PET images were analyzed on a dedicated workstation (Advantage Workstation, version 2.0; General Electronics, Fairfield, CT, USA). On PET/CT images, a single cubic target volume-of-interest (VOI) of approximately 18 cm3 in volume (26 mm × 26 mm × 26 mm) was carefully placed to include normal-appearing regions while avoiding the mediastinum, chest wall, central bronchus, and blood vessels, in 12 areas (Figure 1): the ventral and dorsal locations in both lungs at each of the 3 predefined levels: aortic arch (AA), tracheal bifurcation (TB), and the orifice of the right lower pulmonary vein into the left atrium (RLPV), while referring to non-increased attenuation on HRCT images. Standardized uptake values (SUVs) were defined as follows: SUVmean was measured in a target VOI. SUVmax was measured as the highest SUV in ILD lesion (18, 19). SUVtissue fraction (TF) was analyzed to adjust for metabolic condition, regardless of differences in the degree of region-based aeration (26, 27). Mean CT density (CTDmean on PET/CT) as well as SUVmean was simultaneously obtained. CTDmean on HRCT were measured using Image J (Version 1.51. National Institutes of Health, Bethesda, ML, USA), by placing an identical-sized VOI at essentially the same location where the VOI was set on PET/CT.
SUVmean, SUVTF, SUVmax, and CTDmean on HRCT were independently assessed by 1 chest physician and 1 thoracic radiologist with 15 and 20 years of experience, respectively, to determine interobserver agreement.
Phantom Study for Adjustment of Measured Values between the Institutions The SUV values measured for images obtained at the 2 institutions were adjusted according to a method described in a previous study (28). Phantom experiments were performed with modification of the dedicated guideline issued by the Japan Nuclear Medicine Society, by using the National Electrical Manufacturers Association (NEMA) body phantom. The NEMA body phantom, with spherical containers of 6 different diameters: 10, 13, 17, 22, 28, and 37 mm, filled with 18F-FDG, for insertion into different body parts, was scanned for 30 minutes in list-mode. The radioactivity levels were 2.65 kBq/mL for spherical containers filled with 18F-FDG arranged and 0.66 KBq/mL for background parts, over 60 minutes at the time of data acquisition. SUVmax values of the image slice with the most highly integrated radio-isotope and the 2 antero-posterior neighboring image slices were averaged as the actual SUVmax for the spherical containers. The gauged mean SUV in the phantom background was determined as the mean of the SUVs of 12 ROIs of 37-mm diameter in the image slice with the most highly integrated radio-isotope and its 4 anteroposterior neighboring image slices for the 10-mm spherical container. The calibration factor was determined by dividing the actual SUVmax by the gauged mean SUV of the phantom background to reduce inconsistencies between 2 institutes. This adjustment for inter-institutional variability in SUV values shrunk the range from 0.69-0.89 to 0.74-0.97 when the SUVmax ratio was described as the SUVmax of the one institution to the SUVmax of the control institution. The original measured SUVmax values for both institutions were corrected by multiplication with the calibration factors derived from the phantom studies to minimize inter-institutional SUV variability; these values were defined as cSUV.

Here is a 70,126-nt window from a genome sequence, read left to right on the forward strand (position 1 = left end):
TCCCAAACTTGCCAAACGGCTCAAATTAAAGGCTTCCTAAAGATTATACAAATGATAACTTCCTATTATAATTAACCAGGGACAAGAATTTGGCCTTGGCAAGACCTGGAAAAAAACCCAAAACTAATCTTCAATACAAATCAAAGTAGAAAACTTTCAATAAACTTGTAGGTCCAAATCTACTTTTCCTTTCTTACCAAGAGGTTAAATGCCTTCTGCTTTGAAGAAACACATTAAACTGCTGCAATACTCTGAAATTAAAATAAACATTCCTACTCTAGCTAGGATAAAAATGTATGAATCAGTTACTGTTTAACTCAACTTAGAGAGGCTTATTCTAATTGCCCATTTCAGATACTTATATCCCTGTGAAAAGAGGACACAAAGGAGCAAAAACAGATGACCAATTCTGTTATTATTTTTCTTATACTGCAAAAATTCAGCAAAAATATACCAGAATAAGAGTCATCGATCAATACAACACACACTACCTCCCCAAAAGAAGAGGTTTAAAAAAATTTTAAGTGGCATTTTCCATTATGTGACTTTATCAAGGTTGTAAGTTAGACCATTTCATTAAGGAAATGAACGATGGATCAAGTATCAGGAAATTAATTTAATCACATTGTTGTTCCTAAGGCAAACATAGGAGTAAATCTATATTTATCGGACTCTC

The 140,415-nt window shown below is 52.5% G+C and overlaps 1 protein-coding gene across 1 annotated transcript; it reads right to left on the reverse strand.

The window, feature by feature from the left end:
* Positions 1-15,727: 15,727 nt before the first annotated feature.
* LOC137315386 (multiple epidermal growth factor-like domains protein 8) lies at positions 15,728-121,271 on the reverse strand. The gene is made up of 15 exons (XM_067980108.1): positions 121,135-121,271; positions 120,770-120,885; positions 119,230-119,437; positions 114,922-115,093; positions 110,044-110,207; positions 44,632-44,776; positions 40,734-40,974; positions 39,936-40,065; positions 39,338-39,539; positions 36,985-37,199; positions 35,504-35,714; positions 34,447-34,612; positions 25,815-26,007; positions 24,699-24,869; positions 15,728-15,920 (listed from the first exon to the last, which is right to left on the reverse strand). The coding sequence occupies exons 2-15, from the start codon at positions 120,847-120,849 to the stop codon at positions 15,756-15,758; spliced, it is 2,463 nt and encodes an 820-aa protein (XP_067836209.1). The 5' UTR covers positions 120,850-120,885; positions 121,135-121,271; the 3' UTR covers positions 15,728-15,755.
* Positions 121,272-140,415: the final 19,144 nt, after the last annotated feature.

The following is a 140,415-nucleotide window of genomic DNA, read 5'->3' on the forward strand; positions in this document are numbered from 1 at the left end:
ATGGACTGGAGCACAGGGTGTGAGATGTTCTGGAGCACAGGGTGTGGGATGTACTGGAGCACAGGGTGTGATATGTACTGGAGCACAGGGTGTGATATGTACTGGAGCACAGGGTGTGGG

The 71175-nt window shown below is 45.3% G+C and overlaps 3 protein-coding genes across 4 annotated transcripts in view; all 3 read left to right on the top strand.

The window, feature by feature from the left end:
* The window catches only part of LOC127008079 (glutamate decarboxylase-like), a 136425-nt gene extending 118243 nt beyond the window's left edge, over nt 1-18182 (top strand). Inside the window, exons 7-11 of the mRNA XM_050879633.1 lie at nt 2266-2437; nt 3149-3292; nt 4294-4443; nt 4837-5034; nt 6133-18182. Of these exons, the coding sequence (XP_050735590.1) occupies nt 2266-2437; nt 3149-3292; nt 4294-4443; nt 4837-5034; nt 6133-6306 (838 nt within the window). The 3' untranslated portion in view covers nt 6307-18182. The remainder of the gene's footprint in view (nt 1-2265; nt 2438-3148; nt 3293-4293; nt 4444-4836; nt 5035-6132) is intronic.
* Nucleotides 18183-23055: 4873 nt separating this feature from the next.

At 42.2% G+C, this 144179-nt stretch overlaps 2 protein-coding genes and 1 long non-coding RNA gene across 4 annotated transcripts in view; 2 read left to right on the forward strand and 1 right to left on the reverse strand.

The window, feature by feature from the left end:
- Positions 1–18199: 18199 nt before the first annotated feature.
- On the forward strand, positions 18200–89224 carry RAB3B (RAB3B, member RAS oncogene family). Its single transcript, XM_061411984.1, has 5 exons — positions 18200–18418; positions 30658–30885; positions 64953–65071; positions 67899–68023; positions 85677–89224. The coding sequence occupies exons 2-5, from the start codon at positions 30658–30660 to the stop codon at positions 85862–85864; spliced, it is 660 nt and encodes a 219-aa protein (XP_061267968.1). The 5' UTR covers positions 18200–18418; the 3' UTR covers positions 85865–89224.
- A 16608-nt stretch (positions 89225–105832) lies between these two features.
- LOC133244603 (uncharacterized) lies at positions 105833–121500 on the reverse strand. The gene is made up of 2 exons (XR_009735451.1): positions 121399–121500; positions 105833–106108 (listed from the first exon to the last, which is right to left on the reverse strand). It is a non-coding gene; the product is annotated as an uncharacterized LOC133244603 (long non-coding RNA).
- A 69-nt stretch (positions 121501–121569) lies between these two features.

Univariate analyses were conducted to identify the difference in geographic data, physiological parameters, and laboratory data between patients with NSCLC with ILD and without ILD, and between the NSCLC patients with and without postoperative exacerbation of ILD. All continuous and categorical variables were analyzed with Wilcoxon’s test and the chi-square test. For locations with difference in cSUVmean, cSUVTF, and cSUVmax measured values based on PET/CT between NSCLC patients with and without postoperative exacerbation of ILD, receiver operating characteristic (ROC) curve analysis were performed. Two-sided P values of less than 0.05 were considered statistically significant. The normality of SUVmean, SUVTF, and CTDmean on HRCT measured by the 2 observers was evaluated with the Shapiro–Wilk test. Inter-observer variance was evaluated by Spearman’s correlation coefficient for the measured values. All statistical analyzes were performed using JMP 9.0 software (SAS Institute Inc., Cary, NC, USA).